support tend to resist unhealthy behaviors and feel less stressed. In a study of
a close-knit Italian-American community in Pennsylvania, researchers found that
the death rate from heart attack was half that of the United States' average.
Researchers concluded that the strong social support network helped protect this
population from heart disease.
- Prayer. The act of putting oneself in the presence of or
conversing with a higher power has been used as a means of healing across all
cultures throughout the ages. Today, many Americans believe that prayer is an
important part of daily life. In a 1996 poll, one half of doctors reported that
they believe prayer helps patients, and 67 percent reported praying for a
patient. Intercessory prayer (asking a higher power to intervene on behalf of
another either known or unknown to the person praying; also called distance
prayer or distance healing) is also being studied. Although it is particularly
difficult to study the effect of distance prayer, current research in coronary
care units (intensive care units in hospitals devoted to people with severe
heart disease, like those who just suffered a heart attack) suggests that there
is benefit. Compared to those who were not prayed for, patients who were prayed
for showed general improvements in the course of their illness, less
complications, and even fewer deaths.
What illnesses and conditions respond well to spirituality?
As programs with a strong spiritual component, such as Alcoholics Anonymous,
show, spiritual disciplines may be especially effective for drug and alcohol
Results from several studies indicate that people with strong religious and
spiritual beliefs heal faster from surgery, are less anxious and depressed, have
lower blood pressure, and cope better with chronic illnesses such as arthritis,
diabetes, heart disease, cancer, and spinal cord injury. In addition, new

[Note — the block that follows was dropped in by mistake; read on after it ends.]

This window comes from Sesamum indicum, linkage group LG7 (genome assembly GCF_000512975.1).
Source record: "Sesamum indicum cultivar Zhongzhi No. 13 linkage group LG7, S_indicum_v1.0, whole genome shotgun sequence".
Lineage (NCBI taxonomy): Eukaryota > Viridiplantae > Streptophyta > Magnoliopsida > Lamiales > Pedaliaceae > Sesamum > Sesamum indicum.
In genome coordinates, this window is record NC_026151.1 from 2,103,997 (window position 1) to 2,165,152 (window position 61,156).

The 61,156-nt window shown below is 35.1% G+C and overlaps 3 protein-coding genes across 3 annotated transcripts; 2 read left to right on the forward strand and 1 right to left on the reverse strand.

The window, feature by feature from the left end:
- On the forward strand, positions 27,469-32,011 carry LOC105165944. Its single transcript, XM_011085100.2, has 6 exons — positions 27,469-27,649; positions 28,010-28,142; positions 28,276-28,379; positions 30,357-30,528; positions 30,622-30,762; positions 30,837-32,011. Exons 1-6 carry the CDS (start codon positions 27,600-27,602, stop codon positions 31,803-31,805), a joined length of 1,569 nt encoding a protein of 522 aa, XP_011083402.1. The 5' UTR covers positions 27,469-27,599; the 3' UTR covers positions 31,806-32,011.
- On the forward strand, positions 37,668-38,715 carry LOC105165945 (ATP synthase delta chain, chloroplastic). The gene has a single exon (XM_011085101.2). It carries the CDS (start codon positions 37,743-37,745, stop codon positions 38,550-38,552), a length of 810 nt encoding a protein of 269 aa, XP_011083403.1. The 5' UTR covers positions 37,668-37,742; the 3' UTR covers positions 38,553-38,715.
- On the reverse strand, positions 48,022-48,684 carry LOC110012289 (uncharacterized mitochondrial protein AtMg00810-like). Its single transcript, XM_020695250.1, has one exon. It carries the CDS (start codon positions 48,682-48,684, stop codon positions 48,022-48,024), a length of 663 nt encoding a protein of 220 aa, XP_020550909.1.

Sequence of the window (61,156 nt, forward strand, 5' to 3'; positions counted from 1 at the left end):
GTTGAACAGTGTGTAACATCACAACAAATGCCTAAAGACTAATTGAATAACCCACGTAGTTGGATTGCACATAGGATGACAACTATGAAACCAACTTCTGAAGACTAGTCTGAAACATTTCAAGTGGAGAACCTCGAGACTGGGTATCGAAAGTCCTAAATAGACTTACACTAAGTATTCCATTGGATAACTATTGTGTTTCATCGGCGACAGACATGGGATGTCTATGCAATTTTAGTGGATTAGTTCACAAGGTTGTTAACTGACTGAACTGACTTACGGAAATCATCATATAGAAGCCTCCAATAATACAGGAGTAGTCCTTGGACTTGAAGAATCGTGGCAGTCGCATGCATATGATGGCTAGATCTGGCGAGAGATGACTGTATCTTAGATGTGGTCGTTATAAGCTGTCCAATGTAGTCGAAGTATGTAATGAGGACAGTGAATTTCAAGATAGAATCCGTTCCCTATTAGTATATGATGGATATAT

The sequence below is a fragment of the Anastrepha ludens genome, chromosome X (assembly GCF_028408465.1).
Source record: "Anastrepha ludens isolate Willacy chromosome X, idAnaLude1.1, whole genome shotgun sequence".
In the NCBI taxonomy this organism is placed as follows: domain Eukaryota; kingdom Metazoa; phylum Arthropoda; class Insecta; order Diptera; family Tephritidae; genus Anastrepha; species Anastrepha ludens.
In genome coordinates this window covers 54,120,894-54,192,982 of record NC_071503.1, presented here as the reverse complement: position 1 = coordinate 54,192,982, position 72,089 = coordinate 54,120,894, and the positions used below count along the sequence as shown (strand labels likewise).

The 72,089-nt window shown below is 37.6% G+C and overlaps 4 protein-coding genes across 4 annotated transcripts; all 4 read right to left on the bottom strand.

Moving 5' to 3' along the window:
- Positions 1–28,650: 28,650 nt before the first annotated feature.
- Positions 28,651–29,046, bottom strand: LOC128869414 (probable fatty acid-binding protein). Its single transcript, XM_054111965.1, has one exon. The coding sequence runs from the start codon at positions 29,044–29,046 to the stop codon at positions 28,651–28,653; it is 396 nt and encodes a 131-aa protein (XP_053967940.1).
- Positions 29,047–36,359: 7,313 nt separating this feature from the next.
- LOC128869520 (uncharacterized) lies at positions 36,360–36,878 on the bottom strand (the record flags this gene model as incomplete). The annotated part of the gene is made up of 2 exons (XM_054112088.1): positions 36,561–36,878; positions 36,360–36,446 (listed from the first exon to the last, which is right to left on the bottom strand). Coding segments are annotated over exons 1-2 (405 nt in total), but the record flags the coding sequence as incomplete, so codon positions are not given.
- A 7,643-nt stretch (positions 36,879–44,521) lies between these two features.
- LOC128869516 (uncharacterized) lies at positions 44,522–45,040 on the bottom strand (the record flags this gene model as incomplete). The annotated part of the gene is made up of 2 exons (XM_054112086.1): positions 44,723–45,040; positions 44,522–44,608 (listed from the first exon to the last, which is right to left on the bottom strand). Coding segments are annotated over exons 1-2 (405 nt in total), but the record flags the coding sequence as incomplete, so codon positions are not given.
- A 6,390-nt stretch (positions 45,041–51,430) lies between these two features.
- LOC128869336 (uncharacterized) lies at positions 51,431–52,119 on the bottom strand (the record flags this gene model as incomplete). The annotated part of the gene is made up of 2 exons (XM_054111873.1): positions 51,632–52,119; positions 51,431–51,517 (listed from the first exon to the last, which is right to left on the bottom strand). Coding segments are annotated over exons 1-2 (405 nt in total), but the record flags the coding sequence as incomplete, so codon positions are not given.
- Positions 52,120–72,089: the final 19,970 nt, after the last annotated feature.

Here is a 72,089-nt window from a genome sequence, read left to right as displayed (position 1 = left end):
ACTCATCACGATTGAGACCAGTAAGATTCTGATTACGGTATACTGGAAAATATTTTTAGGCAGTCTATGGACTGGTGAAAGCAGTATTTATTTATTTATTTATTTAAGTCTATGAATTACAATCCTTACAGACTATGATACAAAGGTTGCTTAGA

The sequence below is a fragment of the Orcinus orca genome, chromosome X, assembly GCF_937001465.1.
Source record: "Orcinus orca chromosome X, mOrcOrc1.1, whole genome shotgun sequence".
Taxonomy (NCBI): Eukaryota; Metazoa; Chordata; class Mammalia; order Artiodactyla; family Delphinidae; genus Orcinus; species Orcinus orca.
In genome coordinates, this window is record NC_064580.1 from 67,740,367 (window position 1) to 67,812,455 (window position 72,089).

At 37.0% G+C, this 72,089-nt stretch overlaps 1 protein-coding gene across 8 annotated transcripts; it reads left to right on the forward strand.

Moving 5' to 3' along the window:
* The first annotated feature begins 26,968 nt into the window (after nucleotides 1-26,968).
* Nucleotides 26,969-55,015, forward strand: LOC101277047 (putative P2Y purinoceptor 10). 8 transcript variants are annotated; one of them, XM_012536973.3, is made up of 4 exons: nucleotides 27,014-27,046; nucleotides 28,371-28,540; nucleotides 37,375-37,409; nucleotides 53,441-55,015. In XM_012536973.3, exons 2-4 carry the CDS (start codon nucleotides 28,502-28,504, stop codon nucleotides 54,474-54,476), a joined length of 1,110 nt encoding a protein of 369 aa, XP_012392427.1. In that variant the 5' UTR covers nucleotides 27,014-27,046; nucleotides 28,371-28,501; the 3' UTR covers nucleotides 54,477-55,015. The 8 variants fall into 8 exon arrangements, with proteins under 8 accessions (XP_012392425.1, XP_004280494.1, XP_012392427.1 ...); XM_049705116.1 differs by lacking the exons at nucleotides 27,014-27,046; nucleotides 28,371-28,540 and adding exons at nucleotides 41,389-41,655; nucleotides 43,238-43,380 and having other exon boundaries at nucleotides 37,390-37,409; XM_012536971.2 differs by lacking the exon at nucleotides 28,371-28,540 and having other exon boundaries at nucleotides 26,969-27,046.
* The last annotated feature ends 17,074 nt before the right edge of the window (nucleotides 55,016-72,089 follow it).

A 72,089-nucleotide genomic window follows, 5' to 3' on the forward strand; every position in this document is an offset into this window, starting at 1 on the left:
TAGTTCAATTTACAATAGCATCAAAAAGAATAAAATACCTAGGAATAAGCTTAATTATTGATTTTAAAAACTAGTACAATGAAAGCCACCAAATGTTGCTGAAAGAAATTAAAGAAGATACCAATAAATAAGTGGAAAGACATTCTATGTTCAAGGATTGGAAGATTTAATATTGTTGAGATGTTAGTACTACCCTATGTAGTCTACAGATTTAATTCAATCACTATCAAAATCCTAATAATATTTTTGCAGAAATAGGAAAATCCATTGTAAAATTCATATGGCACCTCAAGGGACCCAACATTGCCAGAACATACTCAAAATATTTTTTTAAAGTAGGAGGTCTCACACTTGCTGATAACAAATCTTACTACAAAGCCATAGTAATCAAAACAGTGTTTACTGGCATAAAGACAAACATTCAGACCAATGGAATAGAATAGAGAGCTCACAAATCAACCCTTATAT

research is also suggesting that distance healing (see earlier explanation) can
help reduce pain, swelling, and tenderness in those with rheumatoid arthritis,
improve the outcome for a person who just had a heart attack, and increase
pregnancy rates for infertile couples.
One study at Duke University found that people who attend regular religious
services tend to have better immune function. In another study of 232 older
adults undergoing heart surgery, those who were religious were three times less
likely to die within the six months after surgery than those who were not. Not
one of the 37 people in this study who described themselves as deeply religious
died. Of course, the studies are not comprehensive and many people find help in
spiritual resources for numerous conditions.
Can spirituality have a negative impact on health?
Some experts warn that religious beliefs can be harmful when they encourage
excessive guilt, fear, and lowered self-worth. Similarly, physicians should
avoid advocating for particular spiritual practices; this can be inappropriate,
intrusive, and induce a feeling of guilt or even harm if the implication is that
ill health is a result of insufficient faith. It is also important to note that
spirituality does not guarantee health. Finally, there is the risk that people
may substitute prayer for medical care or that spiritual practice could delay
the receipt of necessary medical treatment.
How can I receive spiritual counseling when I am in the hospital?
Many hospitals have access to counselors from organized religions. If you
would like spiritual counseling or someone to pray with, ask your doctor to
refer a counselor.
Where can I find more information on spirituality and health?
To learn more about spirituality's role in health (including the latest
research on this topic), call the National Institute for Healthcare Research at
301-984-7162, or visit their
website at www.nihr.org.
What is the future of spirituality in medical practice?
Thus far, more than 30 medical schools in the United States have included
spiritual teachings in their curricula. However, what role, if any, a doctor
should play in assisting or guiding patients in spiritual matters remains
controversial. In addition, given that there appears to be a growing belief in
the connection between spirituality and health, scientists in this field feel
that research should begin to focus on assessing the validity of this
connection, a better understanding of why there is this connection and how it
works. There is also interesting research emerging that evaluates the impact of
religion and spirituality (both the child's and the parents') on the health of
children and adolescents.